Here is a Facebook message exchange I had right after the release of the audio book of Traveling in Space that sums up perfectly the importance and power of a spoken word version of prose writing. And how the use of a really fine actor -- as opposed an author who's just a happy ham -- is required.
Reader Peter Frazier had read Traveling in Space twice (and I thank him for that), but in this listening, a certain aspect of my words and what I do with them took on another dimension making my intentions stand out in a way Peter never saw before. It was almost as if the audio book was a good 3-D version of the text
Now, I have no problem with people just reading my words and getting my intentions in the lovely one-dimension of ink on paper, or even E-ink on screen, but as readers read in different ways -- some sound out the words in their heads, some don't and report that they just see "images," some read only for plot, some skip the descriptive parts (I shudder here in existential writer’s fear) -- that you can't trust that your author's "voice" will be "heard" as you want it heard. But in an audio book, especially if you have the opportunity and skill to direct the performance of your words yourself, you can strive to record a voice you trust will fully convey your voice.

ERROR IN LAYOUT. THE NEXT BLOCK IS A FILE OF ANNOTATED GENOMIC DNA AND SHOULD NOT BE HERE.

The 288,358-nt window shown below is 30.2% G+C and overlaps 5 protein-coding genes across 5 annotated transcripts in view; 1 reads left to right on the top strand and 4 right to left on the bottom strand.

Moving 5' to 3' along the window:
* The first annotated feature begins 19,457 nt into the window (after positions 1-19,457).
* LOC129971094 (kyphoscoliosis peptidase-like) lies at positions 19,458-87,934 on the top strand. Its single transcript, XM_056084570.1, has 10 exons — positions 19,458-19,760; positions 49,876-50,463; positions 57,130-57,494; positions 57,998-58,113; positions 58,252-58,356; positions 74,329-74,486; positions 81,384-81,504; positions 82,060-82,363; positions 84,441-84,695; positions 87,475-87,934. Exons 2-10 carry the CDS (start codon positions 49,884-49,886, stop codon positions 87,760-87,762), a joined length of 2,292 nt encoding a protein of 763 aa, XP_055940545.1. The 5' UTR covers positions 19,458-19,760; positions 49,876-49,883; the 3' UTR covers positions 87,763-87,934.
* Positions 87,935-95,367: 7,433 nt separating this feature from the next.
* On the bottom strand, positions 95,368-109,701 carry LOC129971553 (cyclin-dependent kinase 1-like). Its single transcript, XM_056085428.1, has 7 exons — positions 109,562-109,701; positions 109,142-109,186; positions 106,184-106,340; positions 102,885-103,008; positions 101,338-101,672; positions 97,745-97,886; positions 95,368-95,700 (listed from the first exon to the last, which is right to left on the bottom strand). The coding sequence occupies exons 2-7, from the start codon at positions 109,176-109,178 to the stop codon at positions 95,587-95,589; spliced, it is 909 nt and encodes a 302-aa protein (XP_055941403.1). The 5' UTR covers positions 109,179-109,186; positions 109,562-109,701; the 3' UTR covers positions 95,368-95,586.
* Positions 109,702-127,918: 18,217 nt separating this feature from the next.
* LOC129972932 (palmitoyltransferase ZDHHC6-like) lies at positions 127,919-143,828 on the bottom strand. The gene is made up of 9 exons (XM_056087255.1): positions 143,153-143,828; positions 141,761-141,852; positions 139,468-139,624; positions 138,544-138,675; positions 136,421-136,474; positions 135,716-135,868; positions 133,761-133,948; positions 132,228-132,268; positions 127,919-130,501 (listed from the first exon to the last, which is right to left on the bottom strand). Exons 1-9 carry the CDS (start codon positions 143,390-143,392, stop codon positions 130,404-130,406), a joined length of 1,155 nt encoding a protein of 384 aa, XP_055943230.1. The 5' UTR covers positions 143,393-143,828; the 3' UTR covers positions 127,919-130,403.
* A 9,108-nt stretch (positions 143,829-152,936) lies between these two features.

Often it can even go beyond that The actor sometimes surprises you with an interpretation of an intention you didn't even know you were clever enough to have. In other words, the actor brings something of his voice to your "voice" and as long as it is not a 180 turn away from your intentions, it might just be a small revelation to you -- and for the audience.
Here's the whole thing in short -- I try to put music in my words; there is music in the human voice; it is only natural to meld the two.
You can purchase the audio book of Traveling in Space on Audible.com HERE
Print editions of Traveling in Space are available on Amazon.com HERE
Thanks for listening!